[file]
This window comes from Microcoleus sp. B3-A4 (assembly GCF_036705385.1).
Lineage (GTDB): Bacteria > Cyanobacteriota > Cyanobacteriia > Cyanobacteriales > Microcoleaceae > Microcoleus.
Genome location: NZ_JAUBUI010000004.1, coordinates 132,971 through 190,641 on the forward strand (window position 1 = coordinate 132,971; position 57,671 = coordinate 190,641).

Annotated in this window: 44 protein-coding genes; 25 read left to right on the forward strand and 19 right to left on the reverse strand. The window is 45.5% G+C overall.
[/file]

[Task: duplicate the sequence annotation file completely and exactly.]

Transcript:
This window comes from Microcoleus sp. B3-A4 (assembly GCF_036705385.1).
Lineage (GTDB): Bacteria > Cyanobacteriota > Cyanobacteriia > Cyanobacteriales > Microcoleaceae > Microcoleus.
Genome location: NZ_JAUBUI010000004.1, coordinates 132,971 through 190,641 on the forward strand (window position 1 = coordinate 132,971; position 57,671 = coordinate 190,641).

Annotated in this window: 44 protein-coding genes; 25 read left to right on the forward strand and 19 right to left on the reverse strand. The window is 45.5% G+C overall.